Character development hinges on one idea: The better you know your characters, the better the audience will. The basics heard over and over again: know your character’s goals and motivations, their back story, and everything else. Know what you need to make the story function.
Character goals and back-story can go hand in hand. The better you know where the character has come from, the more accurately you can guess their actions and reactions. Actions and re-actions are more or less what create a plot. Everything connects in the long run, back story to motivation, character development to plot lines.
The “everything else” category contains character psychology, likes and dislikes, physical appearance, mannerisms, and anything else you can think of. Think about a friend you know well. If you sat down and wrote about your friend, what could you write about? The list would be exhaustive. Since you create your characters, how much better do you know them than any of your friends?
So what about outlandish questions like “Should I know if my character had acne when they were twelve?” Yes, you probably should know that. The reasoning: if your character had bad acne throughout adolescence, wouldn’t their self-image be affected*? This in turn would affect the way they act towards others and the way they view themselves in relation to others. A physical trait affects a psychological trait, which could affect the character’s motivations, which could in turn affect the entire plot.
Of course, not everything has a domino effect. Your character having brown hair might not affect anything else. It would however, help in your ability to visualize them. Another important aspect, as a writer you should be able to visualize and animate your character in your mind. They must be real to you, if no one else.
So just how much information should you have on each character? That depends on the character. Trust you instincts. On a cautionary note, if you are truly perfectionist, you’ll never finish writing. However, there should be a voice in your mind that lets you know when you have enough. If not, practice makes perfect. The most you’ll ever learn about writing is when you re-read your first draft. It’ll let you know with brutal honesty where your strengths and weaknesses lie. They say you are your own worst critic-but this also makes you the best critic you have. Be honest with yourself and trust your instincts.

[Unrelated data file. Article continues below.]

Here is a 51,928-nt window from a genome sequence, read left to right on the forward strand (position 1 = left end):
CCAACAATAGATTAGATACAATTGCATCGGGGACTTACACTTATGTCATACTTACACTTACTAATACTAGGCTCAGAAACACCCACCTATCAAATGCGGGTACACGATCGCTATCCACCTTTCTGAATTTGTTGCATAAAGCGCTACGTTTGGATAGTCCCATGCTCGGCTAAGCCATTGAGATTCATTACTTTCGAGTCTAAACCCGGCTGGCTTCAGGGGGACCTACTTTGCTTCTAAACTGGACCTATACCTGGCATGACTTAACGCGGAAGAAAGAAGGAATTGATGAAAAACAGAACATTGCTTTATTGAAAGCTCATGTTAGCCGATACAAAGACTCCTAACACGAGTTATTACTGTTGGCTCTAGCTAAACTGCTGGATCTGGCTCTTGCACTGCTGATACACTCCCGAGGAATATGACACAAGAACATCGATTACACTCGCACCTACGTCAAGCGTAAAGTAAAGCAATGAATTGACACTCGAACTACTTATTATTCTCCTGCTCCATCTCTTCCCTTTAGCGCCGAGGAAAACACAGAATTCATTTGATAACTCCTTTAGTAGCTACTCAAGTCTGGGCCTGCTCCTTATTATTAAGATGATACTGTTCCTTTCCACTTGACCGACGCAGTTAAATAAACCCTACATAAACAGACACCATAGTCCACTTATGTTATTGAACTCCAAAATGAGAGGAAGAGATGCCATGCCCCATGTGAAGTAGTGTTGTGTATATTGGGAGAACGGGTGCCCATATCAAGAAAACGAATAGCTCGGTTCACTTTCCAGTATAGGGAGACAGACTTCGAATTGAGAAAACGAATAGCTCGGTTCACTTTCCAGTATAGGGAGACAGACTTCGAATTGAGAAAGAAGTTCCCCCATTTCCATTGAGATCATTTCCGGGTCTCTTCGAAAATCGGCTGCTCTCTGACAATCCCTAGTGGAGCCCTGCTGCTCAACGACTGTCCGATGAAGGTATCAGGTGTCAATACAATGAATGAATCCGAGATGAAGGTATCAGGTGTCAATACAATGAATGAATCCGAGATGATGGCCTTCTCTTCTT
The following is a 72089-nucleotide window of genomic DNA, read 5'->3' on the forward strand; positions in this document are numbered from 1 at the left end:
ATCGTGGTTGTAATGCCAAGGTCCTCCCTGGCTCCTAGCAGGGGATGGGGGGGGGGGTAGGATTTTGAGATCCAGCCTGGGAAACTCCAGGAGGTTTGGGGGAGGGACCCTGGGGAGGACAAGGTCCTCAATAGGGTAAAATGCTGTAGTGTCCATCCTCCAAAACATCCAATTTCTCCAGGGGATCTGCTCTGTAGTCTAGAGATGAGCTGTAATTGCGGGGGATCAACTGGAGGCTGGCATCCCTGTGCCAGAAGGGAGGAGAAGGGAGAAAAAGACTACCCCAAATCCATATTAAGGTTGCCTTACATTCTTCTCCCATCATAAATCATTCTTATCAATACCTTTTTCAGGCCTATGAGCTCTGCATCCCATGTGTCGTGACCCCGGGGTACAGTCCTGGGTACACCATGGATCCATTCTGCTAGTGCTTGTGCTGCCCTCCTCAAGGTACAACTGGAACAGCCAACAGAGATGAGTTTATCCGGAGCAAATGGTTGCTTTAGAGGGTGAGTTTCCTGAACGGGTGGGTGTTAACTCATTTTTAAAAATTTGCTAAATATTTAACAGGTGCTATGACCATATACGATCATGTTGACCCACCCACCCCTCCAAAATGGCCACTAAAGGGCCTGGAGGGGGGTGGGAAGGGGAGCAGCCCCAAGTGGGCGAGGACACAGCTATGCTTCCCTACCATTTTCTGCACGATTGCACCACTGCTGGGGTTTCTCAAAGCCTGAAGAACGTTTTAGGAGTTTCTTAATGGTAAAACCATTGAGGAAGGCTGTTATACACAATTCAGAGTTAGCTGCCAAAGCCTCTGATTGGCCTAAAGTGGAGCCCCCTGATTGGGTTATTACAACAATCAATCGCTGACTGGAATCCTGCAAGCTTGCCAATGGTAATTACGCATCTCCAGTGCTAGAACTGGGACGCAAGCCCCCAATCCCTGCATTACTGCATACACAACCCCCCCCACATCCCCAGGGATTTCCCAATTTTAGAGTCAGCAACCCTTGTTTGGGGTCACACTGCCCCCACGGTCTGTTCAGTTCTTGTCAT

Know that writing takes time. The ground work (character development, outlining, etc) may take as long as the actual writing. However, if done right it should be a great help. The telling sign you’ve done enough ground work is when you can approach your project with confidence. Everyone’s methods are different. Some people don’t even need ground work-they make it up as they go along. Not everyone has that kind of gift. The following articles in this series will give you some opinions and methods to aid in your character development. Know that you’ll have to adapt them to your own needs for them to work properly. Every piece of writing is different and hence has different characters, with different needs.
*idea taken from a lecture given by Steven Ross at the University of Memphis